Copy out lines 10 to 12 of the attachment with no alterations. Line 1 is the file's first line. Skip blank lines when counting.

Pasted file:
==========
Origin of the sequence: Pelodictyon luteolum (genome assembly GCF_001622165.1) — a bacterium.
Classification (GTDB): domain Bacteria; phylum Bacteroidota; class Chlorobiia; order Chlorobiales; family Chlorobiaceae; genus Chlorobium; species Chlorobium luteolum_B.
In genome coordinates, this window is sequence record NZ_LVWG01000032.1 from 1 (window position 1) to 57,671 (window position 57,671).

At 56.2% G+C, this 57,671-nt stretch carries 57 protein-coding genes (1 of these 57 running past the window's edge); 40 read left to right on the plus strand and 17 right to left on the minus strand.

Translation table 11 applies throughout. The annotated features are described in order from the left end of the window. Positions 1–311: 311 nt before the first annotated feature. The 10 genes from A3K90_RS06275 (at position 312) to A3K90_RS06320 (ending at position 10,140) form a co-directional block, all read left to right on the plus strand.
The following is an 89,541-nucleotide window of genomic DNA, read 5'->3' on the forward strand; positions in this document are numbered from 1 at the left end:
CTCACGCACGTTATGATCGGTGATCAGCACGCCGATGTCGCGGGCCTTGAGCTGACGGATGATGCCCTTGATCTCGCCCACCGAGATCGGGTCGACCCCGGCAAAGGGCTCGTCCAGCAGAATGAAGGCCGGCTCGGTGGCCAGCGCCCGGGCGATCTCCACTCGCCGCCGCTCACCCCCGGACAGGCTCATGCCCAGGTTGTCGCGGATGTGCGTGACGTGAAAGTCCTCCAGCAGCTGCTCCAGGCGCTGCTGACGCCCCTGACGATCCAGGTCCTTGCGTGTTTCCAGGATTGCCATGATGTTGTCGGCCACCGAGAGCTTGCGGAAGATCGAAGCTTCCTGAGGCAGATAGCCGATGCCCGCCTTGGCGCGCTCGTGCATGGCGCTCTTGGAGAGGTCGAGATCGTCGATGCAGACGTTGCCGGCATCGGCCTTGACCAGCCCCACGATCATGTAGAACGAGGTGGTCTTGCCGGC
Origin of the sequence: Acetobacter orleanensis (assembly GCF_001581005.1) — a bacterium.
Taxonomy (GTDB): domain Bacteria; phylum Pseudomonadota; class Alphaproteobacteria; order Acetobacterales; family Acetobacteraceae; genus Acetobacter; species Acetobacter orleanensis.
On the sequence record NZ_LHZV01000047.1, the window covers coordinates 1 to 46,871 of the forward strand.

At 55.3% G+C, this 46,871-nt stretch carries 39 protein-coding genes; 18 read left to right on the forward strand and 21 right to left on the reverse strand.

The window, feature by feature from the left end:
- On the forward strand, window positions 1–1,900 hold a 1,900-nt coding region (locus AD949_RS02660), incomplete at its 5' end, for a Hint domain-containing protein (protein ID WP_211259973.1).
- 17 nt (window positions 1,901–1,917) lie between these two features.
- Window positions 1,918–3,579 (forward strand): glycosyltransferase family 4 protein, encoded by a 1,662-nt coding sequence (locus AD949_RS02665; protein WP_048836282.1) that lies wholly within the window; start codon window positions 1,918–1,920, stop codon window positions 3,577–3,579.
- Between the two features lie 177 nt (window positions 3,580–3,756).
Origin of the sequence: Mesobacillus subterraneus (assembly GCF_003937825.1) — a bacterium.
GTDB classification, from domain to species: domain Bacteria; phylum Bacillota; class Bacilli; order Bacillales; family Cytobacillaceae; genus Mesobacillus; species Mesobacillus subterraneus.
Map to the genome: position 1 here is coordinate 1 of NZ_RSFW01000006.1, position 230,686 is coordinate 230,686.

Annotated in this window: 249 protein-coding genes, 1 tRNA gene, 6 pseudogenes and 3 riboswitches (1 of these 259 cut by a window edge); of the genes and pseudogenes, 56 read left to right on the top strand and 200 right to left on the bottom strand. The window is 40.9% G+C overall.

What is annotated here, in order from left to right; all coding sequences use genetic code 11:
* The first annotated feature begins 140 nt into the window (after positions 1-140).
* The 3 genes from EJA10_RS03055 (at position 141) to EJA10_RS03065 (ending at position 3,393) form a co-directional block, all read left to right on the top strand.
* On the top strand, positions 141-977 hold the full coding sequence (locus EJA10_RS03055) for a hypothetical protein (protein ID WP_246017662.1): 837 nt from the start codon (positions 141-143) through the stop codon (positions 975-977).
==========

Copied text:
On the sequence record NZ_LHZV01000047.1, the window covers coordinates 1 to 46,871 of the forward strand.

At 55.3% G+C, this 46,871-nt stretch carries 39 protein-coding genes; 18 read left to right on the forward strand and 21 right to left on the reverse strand.

The window, feature by feature from the left end: